Based at the U.S. Department of Energy’s (DOE) Brookhaven National Laboratory, the Accelerator Test Facility (ATF) offers high-brightness laser and electron beams to users and provides plenty of opportunities for students such as Prabhjot Kaur to gain knowledge.
Kaur is an intern through DOE’s Science Undergraduate Laboratory Internships (SULI) program, administered at Brookhaven National Laboratory by the Office of Educational Programs. She has worked with Navid Vafaei-Najafabadi, an ATF user and assistant professor of physics and astronomy at Stony Brook University, on an experiment related to laser wakefield acceleration.
Laser wakefield acceleration is generally known as the “tabletop accelerator,” stated Kaur. “The goal is to use lasers to accelerate particles to greater energies over shorter distances than can be done with traditional accelerators—and therefore in a much smaller space.”
This technique may reduce the cost and remove other barriers encountered in an array of accelerator applications, such as X-ray radiation therapy for cancer, physics research, and processes like food sterilization.
How it Works
Focusing a strong laser beam into a diffuse substance such as hydrogen gas will ionize—or knock off electrons from—the hydrogen atoms. Such a process forces the electrons outward, leaving behind a plasma of charged ions or naked protons.
Researchers such as Vafaei-Najafabadi are looking for ways to administer electrons into the plasma wake, as this would allow them to ride the “waves” produced by the laser to obtain kinetic energy. Electrons fast-tracked in this manner can possibly be used for sterilizing food, producing X-rays for cancer therapy, or scanning cargo or packages.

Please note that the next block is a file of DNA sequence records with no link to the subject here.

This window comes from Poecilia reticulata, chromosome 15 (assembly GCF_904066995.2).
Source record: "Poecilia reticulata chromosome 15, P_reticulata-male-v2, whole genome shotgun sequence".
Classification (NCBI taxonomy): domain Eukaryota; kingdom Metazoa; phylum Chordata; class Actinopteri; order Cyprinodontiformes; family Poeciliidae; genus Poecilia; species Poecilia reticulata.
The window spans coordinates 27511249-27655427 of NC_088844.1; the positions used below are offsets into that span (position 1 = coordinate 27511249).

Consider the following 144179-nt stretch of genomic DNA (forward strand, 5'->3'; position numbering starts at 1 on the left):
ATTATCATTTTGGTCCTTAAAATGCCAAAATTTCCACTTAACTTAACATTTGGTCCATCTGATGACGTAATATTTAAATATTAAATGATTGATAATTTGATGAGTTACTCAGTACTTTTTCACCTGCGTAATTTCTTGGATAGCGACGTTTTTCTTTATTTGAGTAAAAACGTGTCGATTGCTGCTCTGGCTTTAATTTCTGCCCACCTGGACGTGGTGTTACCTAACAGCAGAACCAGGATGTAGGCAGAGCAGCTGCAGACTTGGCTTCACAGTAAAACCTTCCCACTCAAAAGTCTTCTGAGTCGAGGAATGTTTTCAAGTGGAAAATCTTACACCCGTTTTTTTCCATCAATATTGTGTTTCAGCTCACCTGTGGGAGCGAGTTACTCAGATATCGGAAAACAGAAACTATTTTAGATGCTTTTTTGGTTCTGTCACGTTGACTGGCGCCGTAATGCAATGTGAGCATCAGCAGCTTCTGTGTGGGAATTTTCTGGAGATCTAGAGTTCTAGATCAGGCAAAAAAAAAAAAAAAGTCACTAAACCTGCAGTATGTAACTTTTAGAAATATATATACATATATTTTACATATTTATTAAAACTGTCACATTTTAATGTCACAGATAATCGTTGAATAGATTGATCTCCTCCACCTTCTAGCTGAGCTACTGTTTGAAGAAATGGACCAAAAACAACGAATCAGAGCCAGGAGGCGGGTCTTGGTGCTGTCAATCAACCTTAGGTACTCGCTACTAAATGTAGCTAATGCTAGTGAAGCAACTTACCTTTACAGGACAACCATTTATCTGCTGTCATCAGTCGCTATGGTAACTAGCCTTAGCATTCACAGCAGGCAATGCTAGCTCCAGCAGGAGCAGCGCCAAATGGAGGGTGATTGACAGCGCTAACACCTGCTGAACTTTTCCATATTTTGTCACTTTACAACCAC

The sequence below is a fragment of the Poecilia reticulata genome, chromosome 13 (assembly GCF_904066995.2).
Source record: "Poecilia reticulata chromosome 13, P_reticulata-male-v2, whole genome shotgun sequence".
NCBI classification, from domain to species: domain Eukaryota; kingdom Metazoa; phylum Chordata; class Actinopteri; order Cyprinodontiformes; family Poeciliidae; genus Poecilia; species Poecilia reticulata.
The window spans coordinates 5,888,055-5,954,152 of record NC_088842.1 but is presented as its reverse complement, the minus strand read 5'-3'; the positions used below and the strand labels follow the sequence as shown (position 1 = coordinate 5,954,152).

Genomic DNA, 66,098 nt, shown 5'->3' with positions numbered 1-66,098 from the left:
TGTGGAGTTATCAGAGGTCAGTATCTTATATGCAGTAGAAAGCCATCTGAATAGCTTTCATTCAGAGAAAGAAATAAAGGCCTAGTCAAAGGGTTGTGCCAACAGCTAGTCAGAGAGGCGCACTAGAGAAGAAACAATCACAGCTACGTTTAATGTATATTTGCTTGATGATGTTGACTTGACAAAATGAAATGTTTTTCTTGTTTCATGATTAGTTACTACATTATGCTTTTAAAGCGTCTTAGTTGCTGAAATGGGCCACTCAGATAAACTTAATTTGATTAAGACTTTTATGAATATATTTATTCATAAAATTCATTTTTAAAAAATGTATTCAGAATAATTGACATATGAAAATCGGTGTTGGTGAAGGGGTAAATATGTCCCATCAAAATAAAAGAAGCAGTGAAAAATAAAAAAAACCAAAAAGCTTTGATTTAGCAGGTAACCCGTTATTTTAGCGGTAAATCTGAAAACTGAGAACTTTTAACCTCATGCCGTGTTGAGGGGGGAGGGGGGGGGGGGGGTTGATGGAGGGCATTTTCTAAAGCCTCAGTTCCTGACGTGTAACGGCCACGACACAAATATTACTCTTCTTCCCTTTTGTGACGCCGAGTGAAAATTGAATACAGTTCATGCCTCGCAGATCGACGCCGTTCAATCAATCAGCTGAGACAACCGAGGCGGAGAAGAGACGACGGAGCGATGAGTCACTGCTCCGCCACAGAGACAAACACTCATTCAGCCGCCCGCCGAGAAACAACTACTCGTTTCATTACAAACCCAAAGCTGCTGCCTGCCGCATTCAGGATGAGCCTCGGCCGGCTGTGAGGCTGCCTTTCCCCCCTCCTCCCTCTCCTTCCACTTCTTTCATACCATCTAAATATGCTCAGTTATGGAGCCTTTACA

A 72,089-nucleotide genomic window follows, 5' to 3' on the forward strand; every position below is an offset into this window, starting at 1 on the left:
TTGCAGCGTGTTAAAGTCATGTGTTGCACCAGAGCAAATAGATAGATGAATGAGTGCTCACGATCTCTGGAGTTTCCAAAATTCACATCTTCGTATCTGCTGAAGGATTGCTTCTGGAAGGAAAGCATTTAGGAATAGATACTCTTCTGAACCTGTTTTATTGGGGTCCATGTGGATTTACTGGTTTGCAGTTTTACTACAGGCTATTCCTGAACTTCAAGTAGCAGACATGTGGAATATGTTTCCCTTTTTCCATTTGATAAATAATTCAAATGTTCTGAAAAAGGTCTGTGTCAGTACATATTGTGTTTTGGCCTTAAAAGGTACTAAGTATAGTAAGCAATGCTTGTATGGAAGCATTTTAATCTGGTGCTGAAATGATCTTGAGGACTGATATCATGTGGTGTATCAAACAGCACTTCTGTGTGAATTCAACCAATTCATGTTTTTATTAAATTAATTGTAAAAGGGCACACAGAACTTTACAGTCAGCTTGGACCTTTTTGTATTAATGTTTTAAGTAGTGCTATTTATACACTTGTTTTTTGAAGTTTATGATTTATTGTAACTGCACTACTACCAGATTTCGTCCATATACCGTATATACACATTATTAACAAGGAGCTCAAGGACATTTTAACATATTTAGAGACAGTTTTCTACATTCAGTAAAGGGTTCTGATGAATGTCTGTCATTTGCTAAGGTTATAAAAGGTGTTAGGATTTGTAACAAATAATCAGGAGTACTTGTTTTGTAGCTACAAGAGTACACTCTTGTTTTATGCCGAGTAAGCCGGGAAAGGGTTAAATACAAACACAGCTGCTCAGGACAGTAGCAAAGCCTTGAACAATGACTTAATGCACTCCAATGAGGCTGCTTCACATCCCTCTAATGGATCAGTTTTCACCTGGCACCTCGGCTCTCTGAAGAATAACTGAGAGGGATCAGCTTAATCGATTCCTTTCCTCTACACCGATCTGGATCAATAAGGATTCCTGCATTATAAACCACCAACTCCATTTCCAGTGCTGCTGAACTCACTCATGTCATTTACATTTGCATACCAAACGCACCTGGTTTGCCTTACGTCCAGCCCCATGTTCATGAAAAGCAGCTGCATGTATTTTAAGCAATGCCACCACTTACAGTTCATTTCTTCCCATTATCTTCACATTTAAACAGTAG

With X-ray therapy, basically you accelerate electrons and make them strike a target material. That generates x-rays you can direct towards a tumor.
Prabhjot Kaur, Intern, Brookhaven National Laboratory
An analogous method can produce gamma rays for gamma-ray radiography, which “can be used to look inside materials,” added Kaur. “If we get shipments or packages, without opening them, we can look inside [for dangerous substances or items]—like when you go to the airport and transportation security officers look inside your luggage.”
According to Vafaei-Najafabadi, plasma wakefield acceleration may result in small and room-sized accelerators for modest energy particles. “These small accelerators would make this kind of science more widely available across the globe,” he observed.
Plasma wakefield acceleration may also bring the particles to ultra-high energies for applications in particle colliders, where there is a need for very high-quality particle beams.
Even though these particles can be accelerated to high speeds in a distance much shorter than a normal accelerator. What takes place within the plasma is not fully understood.
Navid Vafaei-Najafabadi, Assistant Professor of Physics and Astronomy, Stony Brook University
At ATF, studies are helping researchers to analyze such questions, added Vafaei-Najafabadi.